With the Chernin Group investment, he was able to hire a seasoned CEO who will continue to build Cars & Bids into its own separate company, and during the Colin & Samir interview he was already pining for the days when he’s no longer a public figure and can just benefit from the proceeds of this non-media business.
MeatEater is a media company that, according to its website, covers “hunting, fishing, wild foods, conservation and everything in between.” It produces everything from text content to YouTube videos to even a Netflix series.
Over the last few years, the company has gone on an acquisitions spree, buying up brands that cater to its audience demographics. Those companies include:
Dave Smith Decoys, an “industry leader in ultra-realistic hunting decoys and gear.”
First Lite, which “makes the best possible apparel for the hunter who demands nothing less.”
Phelps Game Calls, a “manufacturing leader in the wildlife call industry.”
According to Axios, the company is projected to generate $100 million in the next year and has been profitable since 2019. As for the companies it acquired, it’s reportedly doubled the size of their businesses, and according to Axios, “most of MeatEater's revenue comes from commerce sales via the brands it acquired, its online store and in-person retail.”
Talk about a company shielded from the vicissitudes of the media industry!
Maria Brito was a deeply unhappy corporate lawyer who started to get more and more involved in the art scene in NYC. Eventually, friends began to consult with her before purchasing art. Then in the late 2000s she quit her day job to become an art-buying consultant.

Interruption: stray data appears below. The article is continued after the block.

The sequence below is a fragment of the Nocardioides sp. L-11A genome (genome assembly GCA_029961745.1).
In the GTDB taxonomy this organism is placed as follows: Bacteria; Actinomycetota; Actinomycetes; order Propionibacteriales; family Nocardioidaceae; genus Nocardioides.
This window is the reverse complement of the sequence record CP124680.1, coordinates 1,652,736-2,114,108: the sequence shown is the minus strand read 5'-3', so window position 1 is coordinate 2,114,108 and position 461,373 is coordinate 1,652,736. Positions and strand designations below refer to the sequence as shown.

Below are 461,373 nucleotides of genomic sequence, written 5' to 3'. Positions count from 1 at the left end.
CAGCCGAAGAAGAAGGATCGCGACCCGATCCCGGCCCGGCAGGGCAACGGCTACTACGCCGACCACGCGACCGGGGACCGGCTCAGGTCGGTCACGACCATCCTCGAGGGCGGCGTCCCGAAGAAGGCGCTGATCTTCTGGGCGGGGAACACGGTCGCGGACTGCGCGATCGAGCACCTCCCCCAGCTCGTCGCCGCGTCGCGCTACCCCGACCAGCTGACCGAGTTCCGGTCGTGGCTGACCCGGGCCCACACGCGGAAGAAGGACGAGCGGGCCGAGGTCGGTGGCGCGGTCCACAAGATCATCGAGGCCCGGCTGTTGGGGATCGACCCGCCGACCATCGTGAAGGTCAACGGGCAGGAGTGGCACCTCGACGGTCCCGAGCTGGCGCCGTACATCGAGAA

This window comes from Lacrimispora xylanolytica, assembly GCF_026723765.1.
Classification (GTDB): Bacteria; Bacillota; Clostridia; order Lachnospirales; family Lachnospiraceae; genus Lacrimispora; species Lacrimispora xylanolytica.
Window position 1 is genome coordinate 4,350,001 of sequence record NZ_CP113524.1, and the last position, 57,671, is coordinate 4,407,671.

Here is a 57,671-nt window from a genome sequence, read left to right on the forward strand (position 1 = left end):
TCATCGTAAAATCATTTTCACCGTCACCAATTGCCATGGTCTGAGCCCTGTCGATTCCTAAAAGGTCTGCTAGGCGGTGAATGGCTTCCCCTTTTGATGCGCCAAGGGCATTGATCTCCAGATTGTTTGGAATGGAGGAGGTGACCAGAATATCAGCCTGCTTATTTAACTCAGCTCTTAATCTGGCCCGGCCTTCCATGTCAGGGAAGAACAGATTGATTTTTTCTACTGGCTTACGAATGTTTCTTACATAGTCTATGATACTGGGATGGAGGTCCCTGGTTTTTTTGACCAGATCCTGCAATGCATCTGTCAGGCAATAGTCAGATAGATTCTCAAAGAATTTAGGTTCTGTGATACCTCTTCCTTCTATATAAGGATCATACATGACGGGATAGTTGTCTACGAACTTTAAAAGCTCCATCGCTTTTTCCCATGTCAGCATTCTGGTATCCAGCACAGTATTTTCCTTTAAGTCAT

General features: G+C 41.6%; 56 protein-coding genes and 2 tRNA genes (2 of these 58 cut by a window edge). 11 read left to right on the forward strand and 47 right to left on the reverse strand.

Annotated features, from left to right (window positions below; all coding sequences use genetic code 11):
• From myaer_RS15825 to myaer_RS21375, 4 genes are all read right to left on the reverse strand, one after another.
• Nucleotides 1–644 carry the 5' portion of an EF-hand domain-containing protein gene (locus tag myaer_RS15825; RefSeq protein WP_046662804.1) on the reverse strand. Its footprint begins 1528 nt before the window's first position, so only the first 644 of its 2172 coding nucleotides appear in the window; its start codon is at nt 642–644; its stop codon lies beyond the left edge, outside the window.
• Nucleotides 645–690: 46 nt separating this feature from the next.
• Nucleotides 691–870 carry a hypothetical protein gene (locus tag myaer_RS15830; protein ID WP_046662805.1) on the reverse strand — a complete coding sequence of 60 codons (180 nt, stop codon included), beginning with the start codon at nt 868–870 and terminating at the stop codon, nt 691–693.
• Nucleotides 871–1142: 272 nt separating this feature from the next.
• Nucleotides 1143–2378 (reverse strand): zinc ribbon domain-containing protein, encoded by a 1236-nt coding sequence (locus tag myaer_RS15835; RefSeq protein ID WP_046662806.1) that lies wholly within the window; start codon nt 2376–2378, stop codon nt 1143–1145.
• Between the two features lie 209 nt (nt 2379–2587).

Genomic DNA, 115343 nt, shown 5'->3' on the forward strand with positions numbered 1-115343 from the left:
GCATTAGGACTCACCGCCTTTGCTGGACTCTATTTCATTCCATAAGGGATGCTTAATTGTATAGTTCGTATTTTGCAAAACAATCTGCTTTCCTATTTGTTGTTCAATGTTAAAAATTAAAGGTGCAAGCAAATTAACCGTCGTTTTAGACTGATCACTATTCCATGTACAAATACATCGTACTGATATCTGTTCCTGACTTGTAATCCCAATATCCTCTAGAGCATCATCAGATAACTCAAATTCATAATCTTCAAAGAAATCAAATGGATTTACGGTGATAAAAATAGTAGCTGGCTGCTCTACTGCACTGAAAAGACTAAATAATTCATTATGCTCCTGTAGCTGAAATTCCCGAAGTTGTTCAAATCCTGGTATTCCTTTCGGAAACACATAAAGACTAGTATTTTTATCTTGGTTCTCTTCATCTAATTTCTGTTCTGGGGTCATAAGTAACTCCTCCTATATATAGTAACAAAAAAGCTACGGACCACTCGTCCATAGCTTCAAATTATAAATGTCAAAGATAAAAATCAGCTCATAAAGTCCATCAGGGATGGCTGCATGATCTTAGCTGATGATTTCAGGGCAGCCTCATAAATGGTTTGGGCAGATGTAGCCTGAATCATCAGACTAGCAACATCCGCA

Over the next decade, she built a large online audience, first through her blog and then later on Instagram. And while she does monetize through some traditional channels like sponsorships and book sales, she mostly focuses on leveraging her following to generate new clients for her art-buying business. Here’s how she explained her logic to me in an interview:
“I get emails every day from people who want me to promote things, but I’m not interested in making $1,000 for a dress I have no interest in wearing.” … Brito makes far more money from an art consulting client than any Instagram brand deal, hence why she doesn’t take on many sponsorships. “I don’t eat off of Instagram. Although it’s funny because I may eat off of Instagram when you consider all the deals that I’ve done through the DMs.” In fact, she’s grown frustrated with the platform’s DM filters, which have made it increasingly difficult for her to receive messages from potential art buyers.
What’s so fantastic about the business is its scalability; because she takes a percentage of each art sale, she’s been able to build a 7-figure company through a relatively small number of high-wealth individuals. And because her overhead is incredibly low — she’s able to create the content and make the purchases herself — it’s pretty much all profit. She’s squeezing out more revenue per Instagram follower than virtually any other influencer on the platform.
One of my favorite media businesses of all time is Bloomberg LP, mostly because its media arm is secondary to its main revenue driver: the Bloomberg Terminal. This high-priced product is vital to price-insensitive Wall Street companies, and the media arm serves as a moat to shore up the core business and ensure that its brand remains top-of-mind.
FreightWaves is similar in that it built up an audience around an incredibly valuable industry — logistics — and then leveraged that audience to launch data products that service the industry. Its SONAR platform, for instance, serves customers “price, demand, and capacity data [that] spans across all modes to allow logistics leaders to benchmark, analyze, monitor, and forecast the global physical economy.” Not only is it extremely valuable to any company that deals in logistics, but it also appeals to Wall Street investors that want to monitor these markets in real time in order to make their investment decisions. The company reportedly charges $7,500 a year for access to the platform.